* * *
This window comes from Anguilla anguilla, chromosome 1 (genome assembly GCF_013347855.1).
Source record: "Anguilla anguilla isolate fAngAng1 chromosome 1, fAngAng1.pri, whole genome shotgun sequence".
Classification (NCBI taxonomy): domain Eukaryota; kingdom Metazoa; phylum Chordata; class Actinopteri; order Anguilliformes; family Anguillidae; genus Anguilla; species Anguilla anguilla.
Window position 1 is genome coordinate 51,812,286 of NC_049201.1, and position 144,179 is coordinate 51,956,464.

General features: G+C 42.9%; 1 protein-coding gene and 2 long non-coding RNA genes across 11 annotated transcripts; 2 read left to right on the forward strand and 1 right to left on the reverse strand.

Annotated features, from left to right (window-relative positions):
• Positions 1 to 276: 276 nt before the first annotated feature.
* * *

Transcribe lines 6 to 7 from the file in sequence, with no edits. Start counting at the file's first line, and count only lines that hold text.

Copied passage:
Annotated features, from left to right (window-relative positions):
• Positions 1 to 276: 276 nt before the first annotated feature.